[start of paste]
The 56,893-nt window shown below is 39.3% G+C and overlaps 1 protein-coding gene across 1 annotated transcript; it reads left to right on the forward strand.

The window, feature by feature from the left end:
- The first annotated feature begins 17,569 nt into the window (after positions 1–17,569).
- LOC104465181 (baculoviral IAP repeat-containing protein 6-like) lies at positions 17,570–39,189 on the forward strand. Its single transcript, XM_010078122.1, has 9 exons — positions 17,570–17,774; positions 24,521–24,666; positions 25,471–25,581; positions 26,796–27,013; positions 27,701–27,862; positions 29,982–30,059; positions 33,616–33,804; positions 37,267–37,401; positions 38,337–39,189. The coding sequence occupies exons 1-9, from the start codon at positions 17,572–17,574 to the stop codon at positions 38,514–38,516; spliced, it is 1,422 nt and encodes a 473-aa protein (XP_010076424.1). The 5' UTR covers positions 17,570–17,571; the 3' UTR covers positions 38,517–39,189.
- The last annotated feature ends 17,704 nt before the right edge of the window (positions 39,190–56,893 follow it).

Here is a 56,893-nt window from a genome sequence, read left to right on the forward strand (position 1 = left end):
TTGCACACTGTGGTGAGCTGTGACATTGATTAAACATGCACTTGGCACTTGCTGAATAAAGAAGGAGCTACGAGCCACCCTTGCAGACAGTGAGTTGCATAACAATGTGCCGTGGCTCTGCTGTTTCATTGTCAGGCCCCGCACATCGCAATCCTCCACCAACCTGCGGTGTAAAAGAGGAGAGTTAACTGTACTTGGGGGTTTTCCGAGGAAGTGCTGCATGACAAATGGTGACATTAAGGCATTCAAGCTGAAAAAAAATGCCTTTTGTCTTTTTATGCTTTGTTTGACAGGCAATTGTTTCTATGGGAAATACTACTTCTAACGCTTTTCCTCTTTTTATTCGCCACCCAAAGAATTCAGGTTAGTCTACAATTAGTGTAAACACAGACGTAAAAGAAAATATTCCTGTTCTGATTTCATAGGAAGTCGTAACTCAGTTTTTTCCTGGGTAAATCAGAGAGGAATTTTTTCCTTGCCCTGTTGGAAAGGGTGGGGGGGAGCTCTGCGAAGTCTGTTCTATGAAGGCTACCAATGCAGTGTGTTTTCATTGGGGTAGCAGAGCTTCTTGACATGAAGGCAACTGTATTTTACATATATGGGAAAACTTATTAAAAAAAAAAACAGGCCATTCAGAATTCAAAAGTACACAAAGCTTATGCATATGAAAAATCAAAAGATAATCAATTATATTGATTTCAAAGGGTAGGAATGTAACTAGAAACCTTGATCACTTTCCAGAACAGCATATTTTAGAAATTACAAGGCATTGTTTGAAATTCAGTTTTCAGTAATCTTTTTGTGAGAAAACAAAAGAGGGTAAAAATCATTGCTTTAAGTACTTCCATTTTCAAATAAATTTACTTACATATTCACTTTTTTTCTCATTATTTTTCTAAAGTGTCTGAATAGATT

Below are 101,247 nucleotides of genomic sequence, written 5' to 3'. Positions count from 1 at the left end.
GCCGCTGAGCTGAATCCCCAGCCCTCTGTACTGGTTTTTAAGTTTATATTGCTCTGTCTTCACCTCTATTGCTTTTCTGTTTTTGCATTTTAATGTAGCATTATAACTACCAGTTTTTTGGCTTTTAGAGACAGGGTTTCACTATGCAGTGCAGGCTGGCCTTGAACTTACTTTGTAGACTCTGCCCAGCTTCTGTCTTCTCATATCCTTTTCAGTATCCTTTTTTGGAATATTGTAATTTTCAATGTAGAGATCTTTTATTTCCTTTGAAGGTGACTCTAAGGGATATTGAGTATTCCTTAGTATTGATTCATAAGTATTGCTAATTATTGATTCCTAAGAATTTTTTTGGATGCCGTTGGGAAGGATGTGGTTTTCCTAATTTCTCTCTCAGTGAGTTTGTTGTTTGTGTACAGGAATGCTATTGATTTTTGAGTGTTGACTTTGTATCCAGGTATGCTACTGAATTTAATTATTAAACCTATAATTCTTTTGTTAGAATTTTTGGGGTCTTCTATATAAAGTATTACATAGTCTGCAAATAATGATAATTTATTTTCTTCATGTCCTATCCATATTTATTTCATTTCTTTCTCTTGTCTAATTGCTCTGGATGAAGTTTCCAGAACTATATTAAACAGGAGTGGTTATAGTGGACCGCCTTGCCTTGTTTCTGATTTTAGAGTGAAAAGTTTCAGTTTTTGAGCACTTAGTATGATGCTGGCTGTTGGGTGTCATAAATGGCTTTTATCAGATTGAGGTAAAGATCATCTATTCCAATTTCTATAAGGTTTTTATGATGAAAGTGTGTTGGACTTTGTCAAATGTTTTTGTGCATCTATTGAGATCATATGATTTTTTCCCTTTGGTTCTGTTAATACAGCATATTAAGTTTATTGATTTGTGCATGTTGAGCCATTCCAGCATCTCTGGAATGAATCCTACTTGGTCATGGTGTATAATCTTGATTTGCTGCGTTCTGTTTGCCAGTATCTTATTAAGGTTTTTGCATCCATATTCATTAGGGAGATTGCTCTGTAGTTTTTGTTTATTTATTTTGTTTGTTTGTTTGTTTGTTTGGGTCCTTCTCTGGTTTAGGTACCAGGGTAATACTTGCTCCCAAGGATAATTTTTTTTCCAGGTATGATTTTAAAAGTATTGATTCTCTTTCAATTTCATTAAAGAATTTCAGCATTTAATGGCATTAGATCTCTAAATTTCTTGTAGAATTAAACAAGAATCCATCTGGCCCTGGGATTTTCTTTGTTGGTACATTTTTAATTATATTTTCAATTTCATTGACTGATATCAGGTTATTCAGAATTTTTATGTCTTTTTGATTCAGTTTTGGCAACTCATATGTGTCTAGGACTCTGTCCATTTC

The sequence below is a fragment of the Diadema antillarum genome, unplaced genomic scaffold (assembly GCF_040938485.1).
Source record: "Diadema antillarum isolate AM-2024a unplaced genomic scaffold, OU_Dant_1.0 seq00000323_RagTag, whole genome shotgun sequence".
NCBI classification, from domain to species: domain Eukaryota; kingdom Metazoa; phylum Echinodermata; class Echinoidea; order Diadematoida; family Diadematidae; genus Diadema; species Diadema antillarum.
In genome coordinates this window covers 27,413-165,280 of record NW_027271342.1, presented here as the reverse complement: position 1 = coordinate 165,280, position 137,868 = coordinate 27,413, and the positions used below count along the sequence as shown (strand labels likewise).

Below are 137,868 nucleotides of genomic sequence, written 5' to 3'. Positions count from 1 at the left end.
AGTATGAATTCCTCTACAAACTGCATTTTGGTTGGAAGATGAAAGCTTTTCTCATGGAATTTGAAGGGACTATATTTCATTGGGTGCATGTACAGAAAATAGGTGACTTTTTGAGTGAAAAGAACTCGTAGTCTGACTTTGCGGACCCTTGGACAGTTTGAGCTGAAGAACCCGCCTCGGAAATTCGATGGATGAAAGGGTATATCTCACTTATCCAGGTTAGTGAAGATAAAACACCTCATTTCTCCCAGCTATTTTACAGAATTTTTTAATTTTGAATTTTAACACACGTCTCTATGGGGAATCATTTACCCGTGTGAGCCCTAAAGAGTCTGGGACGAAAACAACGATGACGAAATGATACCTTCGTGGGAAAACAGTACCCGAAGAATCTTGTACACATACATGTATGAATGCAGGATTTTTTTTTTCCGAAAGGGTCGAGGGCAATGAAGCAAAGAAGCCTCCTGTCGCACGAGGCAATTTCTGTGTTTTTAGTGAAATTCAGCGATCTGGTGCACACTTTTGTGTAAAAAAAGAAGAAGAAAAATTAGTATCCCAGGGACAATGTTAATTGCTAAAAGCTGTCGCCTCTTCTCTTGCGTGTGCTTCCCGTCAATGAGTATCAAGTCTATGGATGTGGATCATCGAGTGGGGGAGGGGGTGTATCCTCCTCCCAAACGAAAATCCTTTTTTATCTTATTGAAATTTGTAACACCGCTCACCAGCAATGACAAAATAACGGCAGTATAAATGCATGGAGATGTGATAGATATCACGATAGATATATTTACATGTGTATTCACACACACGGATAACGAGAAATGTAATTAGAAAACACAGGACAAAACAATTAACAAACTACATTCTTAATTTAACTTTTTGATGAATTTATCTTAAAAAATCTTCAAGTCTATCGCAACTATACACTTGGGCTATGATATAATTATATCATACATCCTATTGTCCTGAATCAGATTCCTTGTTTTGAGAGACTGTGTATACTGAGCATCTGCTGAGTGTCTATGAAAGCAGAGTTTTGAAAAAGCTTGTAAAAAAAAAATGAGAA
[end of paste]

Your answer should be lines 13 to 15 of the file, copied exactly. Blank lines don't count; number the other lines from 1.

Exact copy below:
In genome coordinates this window covers 27,413-165,280 of record NW_027271342.1, presented here as the reverse complement: position 1 = coordinate 165,280, position 137,868 = coordinate 27,413, and the positions used below count along the sequence as shown (strand labels likewise).

Below are 137,868 nucleotides of genomic sequence, written 5' to 3'. Positions count from 1 at the left end.
AGTATGAATTCCTCTACAAACTGCATTTTGGTTGGAAGATGAAAGCTTTTCTCATGGAATTTGAAGGGACTATATTTCATTGGGTGCATGTACAGAAAATAGGTGACTTTTTGAGTGAAAAGAACTCGTAGTCTGACTTTGCGGACCCTTGGACAGTTTGAGCTGAAGAACCCGCCTCGGAAATTCGATGGATGAAAGGGTATATCTCACTTATCCAGGTTAGTGAAGATAAAACACCTCATTTCTCCCAGCTATTTTACAGAATTTTTTAATTTTGAATTTTAACACACGTCTCTATGGGGAATCATTTACCCGTGTGAGCCCTAAAGAGTCTGGGACGAAAACAACGATGACGAAATGATACCTTCGTGGGAAAACAGTACCCGAAGAATCTTGTACACATACATGTATGAATGCAGGATTTTTTTTTTCCGAAAGGGTCGAGGGCAATGAAGCAAAGAAGCCTCCTGTCGCACGAGGCAATTTCTGTGTTTTTAGTGAAATTCAGCGATCTGGTGCACACTTTTGTGTAAAAAAAGAAGAAGAAAAATTAGTATCCCAGGGACAATGTTAATTGCTAAAAGCTGTCGCCTCTTCTCTTGCGTGTGCTTCCCGTCAATGAGTATCAAGTCTATGGATGTGGATCATCGAGTGGGGGAGGGGGTGTATCCTCCTCCCAAACGAAAATCCTTTTTTATCTTATTGAAATTTGTAACACCGCTCACCAGCAATGACAAAATAACGGCAGTATAAATGCATGGAGATGTGATAGATATCACGATAGATATATTTACATGTGTATTCACACACACGGATAACGAGAAATGTAATTAGAAAACACAGGACAAAACAATTAACAAACTACATTCTTAATTTAACTTTTTGATGAATTTATCTTAAAAAATCTTCAAGTCTATCGCAACTATACACTTGGGCTATGATATAATTATATCATACATCCTATTGTCCTGAATCAGATTCCTTGTTTTGAGAGACTGTGTATACTGAGCATCTGCTGAGTGTCTATGAAAGCAGAGTTTTGAAAAAGCTTGTAAAAAAAAAATGAGAA